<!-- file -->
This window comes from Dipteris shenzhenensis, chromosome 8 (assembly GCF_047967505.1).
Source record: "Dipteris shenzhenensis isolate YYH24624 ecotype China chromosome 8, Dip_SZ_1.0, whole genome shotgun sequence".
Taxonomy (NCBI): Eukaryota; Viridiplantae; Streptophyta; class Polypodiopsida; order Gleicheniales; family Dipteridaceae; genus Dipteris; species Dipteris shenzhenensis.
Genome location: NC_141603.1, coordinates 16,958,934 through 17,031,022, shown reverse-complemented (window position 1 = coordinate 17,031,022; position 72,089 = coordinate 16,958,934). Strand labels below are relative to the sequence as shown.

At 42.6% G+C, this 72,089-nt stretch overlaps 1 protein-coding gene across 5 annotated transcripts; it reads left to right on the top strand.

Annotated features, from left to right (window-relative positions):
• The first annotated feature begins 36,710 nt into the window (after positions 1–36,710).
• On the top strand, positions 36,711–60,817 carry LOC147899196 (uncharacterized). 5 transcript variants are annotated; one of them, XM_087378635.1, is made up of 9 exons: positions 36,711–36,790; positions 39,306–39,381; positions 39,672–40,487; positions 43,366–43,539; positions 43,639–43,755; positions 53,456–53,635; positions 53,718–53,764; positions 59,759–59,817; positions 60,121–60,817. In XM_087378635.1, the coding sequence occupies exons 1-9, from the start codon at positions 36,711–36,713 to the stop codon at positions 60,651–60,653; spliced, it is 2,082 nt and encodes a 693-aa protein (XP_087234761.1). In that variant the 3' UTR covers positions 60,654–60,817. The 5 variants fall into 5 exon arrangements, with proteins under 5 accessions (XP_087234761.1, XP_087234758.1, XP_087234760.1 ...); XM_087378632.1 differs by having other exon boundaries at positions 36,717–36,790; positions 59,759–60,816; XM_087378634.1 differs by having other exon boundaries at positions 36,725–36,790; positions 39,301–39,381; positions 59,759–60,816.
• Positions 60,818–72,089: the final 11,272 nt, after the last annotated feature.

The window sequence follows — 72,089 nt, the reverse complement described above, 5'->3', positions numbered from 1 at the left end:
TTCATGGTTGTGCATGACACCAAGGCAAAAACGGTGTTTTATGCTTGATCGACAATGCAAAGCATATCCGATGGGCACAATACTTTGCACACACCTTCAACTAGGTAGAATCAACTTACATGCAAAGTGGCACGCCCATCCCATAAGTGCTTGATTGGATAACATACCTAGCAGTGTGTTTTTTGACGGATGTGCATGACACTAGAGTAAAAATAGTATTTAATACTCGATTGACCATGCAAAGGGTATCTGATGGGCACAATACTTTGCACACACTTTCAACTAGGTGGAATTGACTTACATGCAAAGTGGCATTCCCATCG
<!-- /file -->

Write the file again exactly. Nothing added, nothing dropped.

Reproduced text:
This window comes from Dipteris shenzhenensis, chromosome 8 (assembly GCF_047967505.1).
Source record: "Dipteris shenzhenensis isolate YYH24624 ecotype China chromosome 8, Dip_SZ_1.0, whole genome shotgun sequence".
Taxonomy (NCBI): Eukaryota; Viridiplantae; Streptophyta; class Polypodiopsida; order Gleicheniales; family Dipteridaceae; genus Dipteris; species Dipteris shenzhenensis.
Genome location: NC_141603.1, coordinates 16,958,934 through 17,031,022, shown reverse-complemented (window position 1 = coordinate 17,031,022; position 72,089 = coordinate 16,958,934). Strand labels below are relative to the sequence as shown.

At 42.6% G+C, this 72,089-nt stretch overlaps 1 protein-coding gene across 5 annotated transcripts; it reads left to right on the top strand.

Annotated features, from left to right (window-relative positions):
• The first annotated feature begins 36,710 nt into the window (after positions 1–36,710).
• On the top strand, positions 36,711–60,817 carry LOC147899196 (uncharacterized). 5 transcript variants are annotated; one of them, XM_087378635.1, is made up of 9 exons: positions 36,711–36,790; positions 39,306–39,381; positions 39,672–40,487; positions 43,366–43,539; positions 43,639–43,755; positions 53,456–53,635; positions 53,718–53,764; positions 59,759–59,817; positions 60,121–60,817. In XM_087378635.1, the coding sequence occupies exons 1-9, from the start codon at positions 36,711–36,713 to the stop codon at positions 60,651–60,653; spliced, it is 2,082 nt and encodes a 693-aa protein (XP_087234761.1). In that variant the 3' UTR covers positions 60,654–60,817. The 5 variants fall into 5 exon arrangements, with proteins under 5 accessions (XP_087234761.1, XP_087234758.1, XP_087234760.1 ...); XM_087378632.1 differs by having other exon boundaries at positions 36,717–36,790; positions 59,759–60,816; XM_087378634.1 differs by having other exon boundaries at positions 36,725–36,790; positions 39,301–39,381; positions 59,759–60,816.
• Positions 60,818–72,089: the final 11,272 nt, after the last annotated feature.

The window sequence follows — 72,089 nt, the reverse complement described above, 5'->3', positions numbered from 1 at the left end:
TTCATGGTTGTGCATGACACCAAGGCAAAAACGGTGTTTTATGCTTGATCGACAATGCAAAGCATATCCGATGGGCACAATACTTTGCACACACCTTCAACTAGGTAGAATCAACTTACATGCAAAGTGGCACGCCCATCCCATAAGTGCTTGATTGGATAACATACCTAGCAGTGTGTTTTTTGACGGATGTGCATGACACTAGAGTAAAAATAGTATTTAATACTCGATTGACCATGCAAAGGGTATCTGATGGGCACAATACTTTGCACACACTTTCAACTAGGTGGAATTGACTTACATGCAAAGTGGCATTCCCATCG